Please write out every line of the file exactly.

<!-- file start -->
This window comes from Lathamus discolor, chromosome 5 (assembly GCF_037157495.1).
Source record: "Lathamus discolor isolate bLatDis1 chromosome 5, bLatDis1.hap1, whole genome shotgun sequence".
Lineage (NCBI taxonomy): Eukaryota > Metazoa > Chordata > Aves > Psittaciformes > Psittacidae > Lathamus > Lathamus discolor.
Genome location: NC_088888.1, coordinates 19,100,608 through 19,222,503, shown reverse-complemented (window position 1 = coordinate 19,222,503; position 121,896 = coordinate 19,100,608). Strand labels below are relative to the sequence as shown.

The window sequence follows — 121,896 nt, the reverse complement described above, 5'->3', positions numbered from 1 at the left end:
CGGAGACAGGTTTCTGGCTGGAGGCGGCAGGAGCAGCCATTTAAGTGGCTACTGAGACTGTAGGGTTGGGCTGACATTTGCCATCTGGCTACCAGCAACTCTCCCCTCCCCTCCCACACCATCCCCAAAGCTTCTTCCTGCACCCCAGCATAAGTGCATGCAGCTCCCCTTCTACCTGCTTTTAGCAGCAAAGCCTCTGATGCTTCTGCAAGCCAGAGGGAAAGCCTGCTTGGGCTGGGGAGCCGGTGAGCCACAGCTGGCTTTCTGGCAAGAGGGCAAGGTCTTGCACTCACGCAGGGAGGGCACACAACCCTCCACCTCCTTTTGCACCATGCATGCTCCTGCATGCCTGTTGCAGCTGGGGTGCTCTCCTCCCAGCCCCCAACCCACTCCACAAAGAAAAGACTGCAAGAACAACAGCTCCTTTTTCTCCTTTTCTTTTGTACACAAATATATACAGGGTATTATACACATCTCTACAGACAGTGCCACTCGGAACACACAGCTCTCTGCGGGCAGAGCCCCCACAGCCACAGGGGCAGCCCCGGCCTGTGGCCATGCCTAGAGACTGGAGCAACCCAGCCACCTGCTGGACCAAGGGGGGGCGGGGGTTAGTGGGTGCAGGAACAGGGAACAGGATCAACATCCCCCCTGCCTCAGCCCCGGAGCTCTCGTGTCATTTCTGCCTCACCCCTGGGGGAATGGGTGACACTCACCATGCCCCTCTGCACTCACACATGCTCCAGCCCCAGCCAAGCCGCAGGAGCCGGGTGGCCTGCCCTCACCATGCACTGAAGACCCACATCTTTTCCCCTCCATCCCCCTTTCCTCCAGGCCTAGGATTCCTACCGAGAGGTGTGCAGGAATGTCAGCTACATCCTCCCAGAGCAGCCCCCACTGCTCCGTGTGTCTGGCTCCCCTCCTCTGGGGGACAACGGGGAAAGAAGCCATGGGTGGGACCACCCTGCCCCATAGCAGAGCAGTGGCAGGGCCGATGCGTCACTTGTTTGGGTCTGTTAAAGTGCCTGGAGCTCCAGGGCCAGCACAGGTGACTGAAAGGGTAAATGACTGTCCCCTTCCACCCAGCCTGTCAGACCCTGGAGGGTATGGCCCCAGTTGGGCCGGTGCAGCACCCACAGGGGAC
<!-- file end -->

This window comes from Lathamus discolor, chromosome 5 (assembly GCF_037157495.1).
Source record: "Lathamus discolor isolate bLatDis1 chromosome 5, bLatDis1.hap1, whole genome shotgun sequence".
Lineage (NCBI taxonomy): Eukaryota > Metazoa > Chordata > Aves > Psittaciformes > Psittacidae > Lathamus > Lathamus discolor.
Genome location: NC_088888.1, coordinates 19,100,608 through 19,222,503, shown reverse-complemented (window position 1 = coordinate 19,222,503; position 121,896 = coordinate 19,100,608). Strand labels below are relative to the sequence as shown.

The window sequence follows — 121,896 nt, the reverse complement described above, 5'->3', positions numbered from 1 at the left end:
CGGAGACAGGTTTCTGGCTGGAGGCGGCAGGAGCAGCCATTTAAGTGGCTACTGAGACTGTAGGGTTGGGCTGACATTTGCCATCTGGCTACCAGCAACTCTCCCCTCCCCTCCCACACCATCCCCAAAGCTTCTTCCTGCACCCCAGCATAAGTGCATGCAGCTCCCCTTCTACCTGCTTTTAGCAGCAAAGCCTCTGATGCTTCTGCAAGCCAGAGGGAAAGCCTGCTTGGGCTGGGGAGCCGGTGAGCCACAGCTGGCTTTCTGGCAAGAGGGCAAGGTCTTGCACTCACGCAGGGAGGGCACACAACCCTCCACCTCCTTTTGCACCATGCATGCTCCTGCATGCCTGTTGCAGCTGGGGTGCTCTCCTCCCAGCCCCCAACCCACTCCACAAAGAAAAGACTGCAAGAACAACAGCTCCTTTTTCTCCTTTTCTTTTGTACACAAATATATACAGGGTATTATACACATCTCTACAGACAGTGCCACTCGGAACACACAGCTCTCTGCGGGCAGAGCCCCCACAGCCACAGGGGCAGCCCCGGCCTGTGGCCATGCCTAGAGACTGGAGCAACCCAGCCACCTGCTGGACCAAGGGGGGGCGGGGGTTAGTGGGTGCAGGAACAGGGAACAGGATCAACATCCCCCCTGCCTCAGCCCCGGAGCTCTCGTGTCATTTCTGCCTCACCCCTGGGGGAATGGGTGACACTCACCATGCCCCTCTGCACTCACACATGCTCCAGCCCCAGCCAAGCCGCAGGAGCCGGGTGGCCTGCCCTCACCATGCACTGAAGACCCACATCTTTTCCCCTCCATCCCCCTTTCCTCCAGGCCTAGGATTCCTACCGAGAGGTGTGCAGGAATGTCAGCTACATCCTCCCAGAGCAGCCCCCACTGCTCCGTGTGTCTGGCTCCCCTCCTCTGGGGGACAACGGGGAAAGAAGCCATGGGTGGGACCACCCTGCCCCATAGCAGAGCAGTGGCAGGGCCGATGCGTCACTTGTTTGGGTCTGTTAAAGTGCCTGGAGCTCCAGGGCCAGCACAGGTGACTGAAAGGGTAAATGACTGTCCCCTTCCACCCAGCCTGTCAGACCCTGGAGGGTATGGCCCCAGTTGGGCCGGTGCAGCACCCACAGGGGAC